Philadelphia may be best known nationally for its hearty cheesesteaks and technicolor water ice, but there’s so much more to eat in the City of Brotherly Love than that. To get the full picture, read through Eater’s City Guide. But if one day in Philly is all that you’ve got, consider forgoing the city’s famous foodstuffs in favor of some other classics for breakfast, lunch, and dinner.
Start in South Philly at Bok Building, where you’ll get going with a menu of pastries and coffee, with some light shopping inside the building on the side. From there you can be ambitious and walk (Philly is a fairly small city and is great for walking), or rent a bike and see the sites that way. The subway is so-so but it’ll definitely get you from one place to another if you’d rather not get too sweaty. You’ll definitely be covering a lot of ground, so get going early and wear elastic-waist pants.
8 a.m. Pastries at Machine Shop Boulangerie
A perfect day always starts at a pastry shop, and lucky for both Philadelphia residents and visitors, Philly is home to one of the world’s best. Machine Shop Boulangerie — located on the ground floor of Bok Building, a massive former technical high school in South Philly — is about as good as you’ll get without boarding a flight to France. Owner Emily Riddell’s croissants, kouign-amman, and danishes are all stellar, and the breads are perfect to grab and take with you. Our recommendation: Buy a whole box-worth of stuff and snack while you walk around town. Two Persons Coffee is next to the bakery, if you’re looking for a little caffeine before you start the day.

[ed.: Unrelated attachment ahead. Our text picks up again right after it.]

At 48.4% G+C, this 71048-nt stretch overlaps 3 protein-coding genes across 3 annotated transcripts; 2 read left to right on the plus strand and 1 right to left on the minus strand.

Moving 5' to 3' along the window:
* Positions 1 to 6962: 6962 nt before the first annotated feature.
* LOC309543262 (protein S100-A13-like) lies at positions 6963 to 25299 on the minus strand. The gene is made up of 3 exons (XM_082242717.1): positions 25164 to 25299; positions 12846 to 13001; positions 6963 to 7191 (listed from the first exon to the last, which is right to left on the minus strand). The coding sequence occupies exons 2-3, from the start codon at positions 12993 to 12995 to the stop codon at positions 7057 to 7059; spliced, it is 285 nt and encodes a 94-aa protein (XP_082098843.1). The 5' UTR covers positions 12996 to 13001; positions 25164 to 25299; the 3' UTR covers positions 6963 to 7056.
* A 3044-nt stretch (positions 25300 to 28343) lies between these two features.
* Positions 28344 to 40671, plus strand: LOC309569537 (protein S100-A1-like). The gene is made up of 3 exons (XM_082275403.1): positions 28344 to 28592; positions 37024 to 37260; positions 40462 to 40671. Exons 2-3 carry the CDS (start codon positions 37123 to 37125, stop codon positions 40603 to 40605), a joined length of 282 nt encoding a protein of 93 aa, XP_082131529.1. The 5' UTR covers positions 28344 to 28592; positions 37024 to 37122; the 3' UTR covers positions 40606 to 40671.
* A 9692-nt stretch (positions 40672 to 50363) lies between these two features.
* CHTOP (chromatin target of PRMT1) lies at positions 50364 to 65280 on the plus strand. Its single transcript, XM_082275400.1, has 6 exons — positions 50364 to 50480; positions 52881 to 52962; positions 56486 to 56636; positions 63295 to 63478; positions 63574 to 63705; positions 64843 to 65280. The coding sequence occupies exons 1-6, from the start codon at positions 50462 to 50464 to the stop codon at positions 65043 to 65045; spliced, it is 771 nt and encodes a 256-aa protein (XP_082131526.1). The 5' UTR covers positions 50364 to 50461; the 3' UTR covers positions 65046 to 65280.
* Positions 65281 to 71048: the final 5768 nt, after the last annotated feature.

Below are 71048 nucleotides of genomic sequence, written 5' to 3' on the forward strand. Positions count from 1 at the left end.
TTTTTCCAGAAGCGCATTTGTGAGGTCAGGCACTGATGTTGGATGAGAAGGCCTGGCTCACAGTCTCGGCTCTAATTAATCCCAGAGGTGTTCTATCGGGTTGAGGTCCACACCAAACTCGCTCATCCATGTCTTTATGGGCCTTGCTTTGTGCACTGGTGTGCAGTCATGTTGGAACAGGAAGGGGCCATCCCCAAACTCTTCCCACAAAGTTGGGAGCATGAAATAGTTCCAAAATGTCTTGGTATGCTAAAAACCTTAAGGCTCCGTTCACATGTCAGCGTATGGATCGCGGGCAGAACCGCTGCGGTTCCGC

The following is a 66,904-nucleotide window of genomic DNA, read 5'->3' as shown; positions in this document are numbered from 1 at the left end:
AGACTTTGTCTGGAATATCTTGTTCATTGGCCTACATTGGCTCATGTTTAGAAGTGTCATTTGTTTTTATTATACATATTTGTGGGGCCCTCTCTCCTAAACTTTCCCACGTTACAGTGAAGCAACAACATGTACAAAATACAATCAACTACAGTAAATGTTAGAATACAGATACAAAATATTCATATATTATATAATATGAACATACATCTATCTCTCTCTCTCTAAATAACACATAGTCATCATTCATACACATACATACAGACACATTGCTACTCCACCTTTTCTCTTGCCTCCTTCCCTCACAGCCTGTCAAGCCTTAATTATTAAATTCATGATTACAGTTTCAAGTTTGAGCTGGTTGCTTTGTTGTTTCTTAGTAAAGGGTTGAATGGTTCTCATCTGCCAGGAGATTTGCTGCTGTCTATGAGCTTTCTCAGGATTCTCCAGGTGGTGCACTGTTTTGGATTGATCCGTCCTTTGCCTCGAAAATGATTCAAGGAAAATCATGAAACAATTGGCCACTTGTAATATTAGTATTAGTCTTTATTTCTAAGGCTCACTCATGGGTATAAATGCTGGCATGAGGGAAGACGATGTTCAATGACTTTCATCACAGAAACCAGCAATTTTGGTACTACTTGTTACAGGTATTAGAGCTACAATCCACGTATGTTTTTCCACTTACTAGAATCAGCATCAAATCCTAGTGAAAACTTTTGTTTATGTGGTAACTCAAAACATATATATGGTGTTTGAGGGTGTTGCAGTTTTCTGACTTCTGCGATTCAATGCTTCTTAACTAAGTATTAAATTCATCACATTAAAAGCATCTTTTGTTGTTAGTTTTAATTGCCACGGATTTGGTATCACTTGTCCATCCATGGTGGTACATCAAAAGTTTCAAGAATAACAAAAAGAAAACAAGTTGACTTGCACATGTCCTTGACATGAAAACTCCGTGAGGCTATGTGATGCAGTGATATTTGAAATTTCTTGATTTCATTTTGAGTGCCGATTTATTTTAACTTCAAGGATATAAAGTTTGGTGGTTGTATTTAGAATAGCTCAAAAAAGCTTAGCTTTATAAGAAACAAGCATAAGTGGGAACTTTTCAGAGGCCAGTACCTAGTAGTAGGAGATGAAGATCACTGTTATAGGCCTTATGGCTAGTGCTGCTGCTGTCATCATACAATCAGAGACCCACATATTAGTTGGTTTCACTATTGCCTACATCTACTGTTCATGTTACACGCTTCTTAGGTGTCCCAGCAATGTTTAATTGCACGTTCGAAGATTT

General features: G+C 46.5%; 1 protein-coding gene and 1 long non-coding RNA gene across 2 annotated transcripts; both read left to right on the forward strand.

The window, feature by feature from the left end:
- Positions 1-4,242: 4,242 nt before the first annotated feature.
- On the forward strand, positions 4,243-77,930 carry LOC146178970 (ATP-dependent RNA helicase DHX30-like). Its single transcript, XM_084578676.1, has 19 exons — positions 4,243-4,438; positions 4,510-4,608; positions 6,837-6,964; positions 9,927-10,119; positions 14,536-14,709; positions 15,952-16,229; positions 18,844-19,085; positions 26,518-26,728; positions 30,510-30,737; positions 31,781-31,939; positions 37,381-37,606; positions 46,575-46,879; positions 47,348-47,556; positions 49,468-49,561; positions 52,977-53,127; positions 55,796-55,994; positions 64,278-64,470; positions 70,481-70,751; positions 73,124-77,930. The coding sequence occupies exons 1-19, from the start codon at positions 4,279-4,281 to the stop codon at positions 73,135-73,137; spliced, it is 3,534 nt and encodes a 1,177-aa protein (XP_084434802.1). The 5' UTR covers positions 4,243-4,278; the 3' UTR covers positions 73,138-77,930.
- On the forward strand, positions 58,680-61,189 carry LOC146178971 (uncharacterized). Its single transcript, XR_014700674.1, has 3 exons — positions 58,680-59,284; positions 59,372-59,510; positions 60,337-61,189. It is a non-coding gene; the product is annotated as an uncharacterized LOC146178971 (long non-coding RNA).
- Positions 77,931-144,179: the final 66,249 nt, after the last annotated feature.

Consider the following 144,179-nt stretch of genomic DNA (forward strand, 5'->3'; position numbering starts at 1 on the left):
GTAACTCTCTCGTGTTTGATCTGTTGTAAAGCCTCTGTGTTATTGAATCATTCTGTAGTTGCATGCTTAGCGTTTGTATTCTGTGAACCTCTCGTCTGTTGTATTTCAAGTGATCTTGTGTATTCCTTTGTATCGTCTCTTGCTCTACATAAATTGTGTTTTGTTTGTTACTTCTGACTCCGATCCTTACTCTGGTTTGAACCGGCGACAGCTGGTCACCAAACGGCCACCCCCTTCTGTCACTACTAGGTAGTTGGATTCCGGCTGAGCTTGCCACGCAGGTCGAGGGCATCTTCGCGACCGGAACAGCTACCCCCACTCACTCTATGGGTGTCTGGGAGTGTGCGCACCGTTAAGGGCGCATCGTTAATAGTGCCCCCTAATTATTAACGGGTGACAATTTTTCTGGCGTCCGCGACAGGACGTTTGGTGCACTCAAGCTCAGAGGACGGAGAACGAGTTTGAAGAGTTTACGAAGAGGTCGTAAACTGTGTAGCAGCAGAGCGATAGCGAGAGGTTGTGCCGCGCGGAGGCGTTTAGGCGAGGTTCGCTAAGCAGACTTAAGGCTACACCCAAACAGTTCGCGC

10 a.m. Coffee and provisions at Herman’s Coffee
Wander north and east — swinging through Dickinson Square on the way — to arrive at Herman’s Coffee in Pennsport. There, you can pick up specialty coffee drinks, local provisions like chocolate bars, sauces, and coffee beans, and a remarkable array of tinned fish — very on trend. It’s a welcoming place with outdoor seating and an open garage for hanging out and taking a break. If you’re still hungry after eating several pastries (or are so enamored with Herman’s that you want to head back later), there are usually lunch and dinner pop-ups that run out of the Herman’s food truck — check social media for the current schedule.
12 p.m. Lunch at Juana Tamale
Yes, yes, you may have to walk in a bit of a roundabout way to make it to Juana Tamale for lunch, but chef Jennifer Zavala’s birria tacos, ramen, and churros are worth a little extra walking to get a filling, flavorful lunch in a space that’s colorful and exciting. Zavala made her name with a spectacular birria pop-up over the past few years in Philly, so when her brick-and-mortar location opened on E. Passyunk Avenue, Philadelphians flocked there from all over the city. Walk all around the neighborhood and up the E. Passyunk strip for even more food options, like sausage rolls at Stargazy, banh mi and pastries at Artisan Boulanger Patissier, bagels at Korshak, and if you happen to still be in the area by its 4 p.m. opening time, a perfect burger at Fountain Porter.
3 p.m. Cookies at Isgro Pastries